Monday, August 1, 2011

Waiting for a disaster

Tonight's post is a little muddled.  I'm pretty tired since I didn't get much sleep last night.  The sleep I did get was hard but way too short. 
Yesterday and today I got to go hiking (or working, depending on your perspective) in 100 degree heat wearing two layers of clothes!  It would have been much more pleasant in shorts and a t-shirt.  But that was not to be.  I did have the opportunity to use my new pocket knife.  I sharpened my pencil.  You may not think that's such a big deal but I don't like mechanical pencils and it's a pain to try to sharpen a real pencil if you don't have a pencil sharpener or a knife.  Fortunately for me I had my new knife. 
As preppers or survivalists we try to prepare ourselves for whatever may happen.  This could be unemployment, a natural disaster, an uprising, or even a broken down car.  Whatever it is, we prepare ourselves and then we just get on with life and wait.  If something happens then we try to continue happily on with our lives and the little disaster is hopefully just a blimp on the radar and not an overwhelming event.  Yesterday morning we were sitting around in the yard watching the lightning and listening to the thunder.  We got 1/10 of an inch of rain.  Not a lot by mid-west standards but enough to muddy up the pickup windows and make it so I didn't have to water.  I wasn't even really thinking about the possible disaster that was in the making elsewhere because of the storm.  When I hear the first bit of thunder or see lightning I always tell everyone to unplug their computers and the tvs.  I certainly don't expect to be hit with lightning but unplugging is an easy prep and will save so much headache as compared to ruining your harddrive or tv.
During the summer months many fires are started by lightning strikes, especially during dry lightning storms.  Fortunately yesterdays storm did bring some rain so there weren't too many fires that started.  In the adjacent county they figured there were about 50 strikes and several fires started because of it.  No houses or outbuildings were burned up.  I did get to talk to one landowner and he said that he doesn't live up in the hills during the week, just on the weekends.  He was lucky that we was up there yesterday because a strike started a fire right next to his house.  He was able to use his garden hose and direct the fire away from the house.  It burned about 10 acres of brush and grass but the house and outbuildings were safe.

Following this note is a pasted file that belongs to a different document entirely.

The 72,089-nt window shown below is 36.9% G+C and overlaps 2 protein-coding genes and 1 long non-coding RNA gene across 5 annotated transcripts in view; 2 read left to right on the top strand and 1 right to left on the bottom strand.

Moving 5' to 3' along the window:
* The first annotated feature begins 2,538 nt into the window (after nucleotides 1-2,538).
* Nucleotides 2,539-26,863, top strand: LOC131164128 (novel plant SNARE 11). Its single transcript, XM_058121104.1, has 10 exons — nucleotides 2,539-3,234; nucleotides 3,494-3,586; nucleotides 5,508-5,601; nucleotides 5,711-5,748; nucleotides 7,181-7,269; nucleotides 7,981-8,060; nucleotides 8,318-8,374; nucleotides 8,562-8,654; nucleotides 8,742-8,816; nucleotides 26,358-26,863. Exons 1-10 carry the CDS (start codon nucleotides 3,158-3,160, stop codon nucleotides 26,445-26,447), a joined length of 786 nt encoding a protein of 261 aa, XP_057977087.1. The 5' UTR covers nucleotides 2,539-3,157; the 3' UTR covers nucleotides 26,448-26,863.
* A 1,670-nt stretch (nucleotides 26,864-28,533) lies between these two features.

I was on one property that had its own runway!  The landowner is a corporation but it may also be an individual family.  They owned thousands of acres.  You could hike on top of a hill and look around and not see any other houses for as far as you could see.  It was an amazing view.  They had their own gas tanks, solar panels, a huge house, and of course the runway.  What I didn't see were fruit trees or a garden.  Even if they didn't put in a garden I was expecting to see an area with apples growing at minimum.  I guess if it was today they'd just fly somewhere else.
If you are out in the woods or near old ranches you almost always see apple trees.  Some can be over 100 years old.  They weren't using the apples to make apple sauce or apple juice (ok, perhaps some if they had kids).  It wasn't because Johnny Appleseed was planting seeds.  No, it's because apples were able to be used to make cider vinegar and also hard cider.  Most homesteads made both. 
For people who live in the hills or mountains, how safe is your house from a fire?  Around here you are supposed to have nonflammable landscape from the house out 30 feet and the brush trimmed from 30 feet out to 100 feet.  I know how my bug-out house would fair.  It would be toast.  It has dead vegetation all the way up to the foundation and probably under the house too!  I'm surprised that I haven't gotten a warning from the local fire department.  I was asking about the rules and was told that since it is dead grass, instead of the 30 foot rule they may allow a scratch line completely denuded of vegetation if it goes all around the house.  The line would have to be twice the width of the dead vegetation.  That is something that we can do. 
No matter where you live you should be prepared for disaster.  What if there's a fire?   Is all your stuff in your house?  I moved the trailer at my house because I realized if my house caught fire the trailer, which could be our backup for living (and has bedding, clothes, shoes, toys, etc.), would catch on fire just because it was so close to the house.  So much for the backup. 

1 comment:

  1. Thanks so much for all your great information. Congratulations on a fabulous website! It’s a great resource. Throwing Knives